We conservatively estimate that a general cost of production figure that could apply to any farmer in coffee in any region would be $1.50/lb—which in almost all cases would be even higher but we wanted a “bulletproof” number that just couldn’t be challenged by anyone in coffee so that’s what we went with. That is very important context when considering the true value of a fair trade program because that means that a farmer in that system can barely expect to break even…which most people don’t understand. Further, there are other expenses that get taken out of those prices before the farmer actually gets paid. That is why we decided to publish our prices that we pay to the farmer—which are net of all those other expenses (which our industry calls “farm gate” pricing). There really isn’t anyone else in the industry who has a fully integrated supply chain and even has access to pricing all the way to the farmer, much less who is committed to positively impacting the farmers.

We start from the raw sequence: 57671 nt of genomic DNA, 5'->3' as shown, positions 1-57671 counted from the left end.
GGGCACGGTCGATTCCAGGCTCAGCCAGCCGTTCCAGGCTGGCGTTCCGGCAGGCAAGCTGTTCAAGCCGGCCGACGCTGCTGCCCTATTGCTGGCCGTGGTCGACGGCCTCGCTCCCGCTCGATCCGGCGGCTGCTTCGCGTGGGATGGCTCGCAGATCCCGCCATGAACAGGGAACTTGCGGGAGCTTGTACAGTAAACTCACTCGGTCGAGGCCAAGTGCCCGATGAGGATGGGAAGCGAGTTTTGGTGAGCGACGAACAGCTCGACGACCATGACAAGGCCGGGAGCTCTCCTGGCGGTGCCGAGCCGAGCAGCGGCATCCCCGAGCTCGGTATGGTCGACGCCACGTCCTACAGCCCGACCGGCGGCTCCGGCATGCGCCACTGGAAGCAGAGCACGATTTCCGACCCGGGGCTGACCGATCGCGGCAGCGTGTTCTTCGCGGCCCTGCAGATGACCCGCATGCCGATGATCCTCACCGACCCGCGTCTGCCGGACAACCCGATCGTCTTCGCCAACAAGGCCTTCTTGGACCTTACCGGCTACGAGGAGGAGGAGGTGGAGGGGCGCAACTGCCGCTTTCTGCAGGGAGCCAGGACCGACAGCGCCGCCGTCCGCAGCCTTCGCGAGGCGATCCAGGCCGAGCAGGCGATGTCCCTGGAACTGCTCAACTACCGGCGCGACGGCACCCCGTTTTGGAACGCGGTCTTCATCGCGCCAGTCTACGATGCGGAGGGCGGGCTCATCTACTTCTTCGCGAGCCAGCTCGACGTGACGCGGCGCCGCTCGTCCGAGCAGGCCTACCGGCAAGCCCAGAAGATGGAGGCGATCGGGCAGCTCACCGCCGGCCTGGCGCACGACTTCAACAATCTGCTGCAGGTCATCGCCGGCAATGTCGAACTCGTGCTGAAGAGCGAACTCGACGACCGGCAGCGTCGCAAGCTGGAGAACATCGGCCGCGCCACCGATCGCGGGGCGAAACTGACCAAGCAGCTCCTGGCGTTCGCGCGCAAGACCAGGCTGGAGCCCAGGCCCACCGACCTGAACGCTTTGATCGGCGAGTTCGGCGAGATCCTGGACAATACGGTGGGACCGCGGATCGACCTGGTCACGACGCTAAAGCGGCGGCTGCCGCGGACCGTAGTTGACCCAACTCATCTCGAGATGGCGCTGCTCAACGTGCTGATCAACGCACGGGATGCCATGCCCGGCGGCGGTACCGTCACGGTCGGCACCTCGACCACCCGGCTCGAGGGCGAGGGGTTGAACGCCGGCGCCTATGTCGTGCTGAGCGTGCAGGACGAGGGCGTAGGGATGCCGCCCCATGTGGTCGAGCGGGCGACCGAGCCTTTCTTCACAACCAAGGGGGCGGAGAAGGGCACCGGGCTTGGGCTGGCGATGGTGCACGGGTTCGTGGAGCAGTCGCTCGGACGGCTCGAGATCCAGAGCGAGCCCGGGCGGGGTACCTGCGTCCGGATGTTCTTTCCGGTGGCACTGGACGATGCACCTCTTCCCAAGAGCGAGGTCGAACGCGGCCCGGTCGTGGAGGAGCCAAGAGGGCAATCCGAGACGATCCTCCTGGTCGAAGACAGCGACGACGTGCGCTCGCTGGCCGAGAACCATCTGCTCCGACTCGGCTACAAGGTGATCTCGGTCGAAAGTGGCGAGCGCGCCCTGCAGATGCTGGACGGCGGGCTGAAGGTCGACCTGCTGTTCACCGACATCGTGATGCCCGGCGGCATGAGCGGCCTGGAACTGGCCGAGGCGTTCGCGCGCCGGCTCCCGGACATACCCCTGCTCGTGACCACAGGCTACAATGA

This additional feedback is really useful if/when you visit Cold Brew Bar and observe their board for prices of coffees they pay to the farmers vs. “Fair Trade” estimates.

Because Michael and his team had a lot of time to build out the space, virtually nothing has been overlooked. From the beautifully designed menu to the ceramic cups to the furniture to the wireless chargers built into the tables, there is a form and function to the elements at Cold Brew Bar.

A cappuccino at Cold Brew Bar. The ceramic cups at Cold Brew Bar are from ceramic artist named Isabel Glatthorn (Soul Matter Studio).

Beautiful interior decor at Cold Brew Bar. Note that the tiles—with the exception of the white ones—are each unique in shape/color. A diverse selection of plants is also a welcome touch.

A “Grab and go” cooler at Cold Brew Bar.

Interior detail at Cold Brew Bar.

The Manifesto at Thrive Farmers (coffee supplier / parent company of Cold Brew Bar) is seen below.